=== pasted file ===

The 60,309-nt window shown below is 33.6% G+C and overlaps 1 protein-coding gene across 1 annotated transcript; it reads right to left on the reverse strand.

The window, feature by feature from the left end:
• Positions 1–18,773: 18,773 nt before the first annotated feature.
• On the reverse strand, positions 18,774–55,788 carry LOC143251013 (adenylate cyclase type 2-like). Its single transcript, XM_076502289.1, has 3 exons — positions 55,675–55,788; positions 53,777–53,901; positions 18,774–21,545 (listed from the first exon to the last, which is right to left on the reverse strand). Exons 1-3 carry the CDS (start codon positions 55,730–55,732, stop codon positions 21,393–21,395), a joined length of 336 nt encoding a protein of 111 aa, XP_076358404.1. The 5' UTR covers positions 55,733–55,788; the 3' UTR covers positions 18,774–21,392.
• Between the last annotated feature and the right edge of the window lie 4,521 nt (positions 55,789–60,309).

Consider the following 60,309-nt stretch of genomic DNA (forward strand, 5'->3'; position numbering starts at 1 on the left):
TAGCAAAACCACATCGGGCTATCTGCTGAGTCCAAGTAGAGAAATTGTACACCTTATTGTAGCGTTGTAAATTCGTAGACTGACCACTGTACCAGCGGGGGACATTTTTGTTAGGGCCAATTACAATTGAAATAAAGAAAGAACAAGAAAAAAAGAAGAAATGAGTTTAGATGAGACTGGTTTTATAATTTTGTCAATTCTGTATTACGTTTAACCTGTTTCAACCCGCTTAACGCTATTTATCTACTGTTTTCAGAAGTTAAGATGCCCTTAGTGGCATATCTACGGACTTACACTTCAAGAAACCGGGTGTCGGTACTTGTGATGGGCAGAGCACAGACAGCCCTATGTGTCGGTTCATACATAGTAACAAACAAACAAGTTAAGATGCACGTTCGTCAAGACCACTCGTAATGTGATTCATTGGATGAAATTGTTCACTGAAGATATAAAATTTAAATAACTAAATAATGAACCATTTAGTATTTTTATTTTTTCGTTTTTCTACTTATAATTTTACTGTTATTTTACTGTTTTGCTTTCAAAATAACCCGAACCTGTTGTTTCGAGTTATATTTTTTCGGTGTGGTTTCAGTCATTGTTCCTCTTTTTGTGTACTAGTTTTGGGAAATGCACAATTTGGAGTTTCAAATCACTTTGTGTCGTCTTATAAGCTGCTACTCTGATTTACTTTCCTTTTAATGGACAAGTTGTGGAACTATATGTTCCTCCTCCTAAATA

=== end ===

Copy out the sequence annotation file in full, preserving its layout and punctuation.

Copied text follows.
The 60,309-nt window shown below is 33.6% G+C and overlaps 1 protein-coding gene across 1 annotated transcript; it reads right to left on the reverse strand.

The window, feature by feature from the left end:
• Positions 1–18,773: 18,773 nt before the first annotated feature.
• On the reverse strand, positions 18,774–55,788 carry LOC143251013 (adenylate cyclase type 2-like). Its single transcript, XM_076502289.1, has 3 exons — positions 55,675–55,788; positions 53,777–53,901; positions 18,774–21,545 (listed from the first exon to the last, which is right to left on the reverse strand). Exons 1-3 carry the CDS (start codon positions 55,730–55,732, stop codon positions 21,393–21,395), a joined length of 336 nt encoding a protein of 111 aa, XP_076358404.1. The 5' UTR covers positions 55,733–55,788; the 3' UTR covers positions 18,774–21,392.
• Between the last annotated feature and the right edge of the window lie 4,521 nt (positions 55,789–60,309).

Consider the following 60,309-nt stretch of genomic DNA (forward strand, 5'->3'; position numbering starts at 1 on the left):
TAGCAAAACCACATCGGGCTATCTGCTGAGTCCAAGTAGAGAAATTGTACACCTTATTGTAGCGTTGTAAATTCGTAGACTGACCACTGTACCAGCGGGGGACATTTTTGTTAGGGCCAATTACAATTGAAATAAAGAAAGAACAAGAAAAAAAGAAGAAATGAGTTTAGATGAGACTGGTTTTATAATTTTGTCAATTCTGTATTACGTTTAACCTGTTTCAACCCGCTTAACGCTATTTATCTACTGTTTTCAGAAGTTAAGATGCCCTTAGTGGCATATCTACGGACTTACACTTCAAGAAACCGGGTGTCGGTACTTGTGATGGGCAGAGCACAGACAGCCCTATGTGTCGGTTCATACATAGTAACAAACAAACAAGTTAAGATGCACGTTCGTCAAGACCACTCGTAATGTGATTCATTGGATGAAATTGTTCACTGAAGATATAAAATTTAAATAACTAAATAATGAACCATTTAGTATTTTTATTTTTTCGTTTTTCTACTTATAATTTTACTGTTATTTTACTGTTTTGCTTTCAAAATAACCCGAACCTGTTGTTTCGAGTTATATTTTTTCGGTGTGGTTTCAGTCATTGTTCCTCTTTTTGTGTACTAGTTTTGGGAAATGCACAATTTGGAGTTTCAAATCACTTTGTGTCGTCTTATAAGCTGCTACTCTGATTTACTTTCCTTTTAATGGACAAGTTGTGGAACTATATGTTCCTCCTCCTAAATA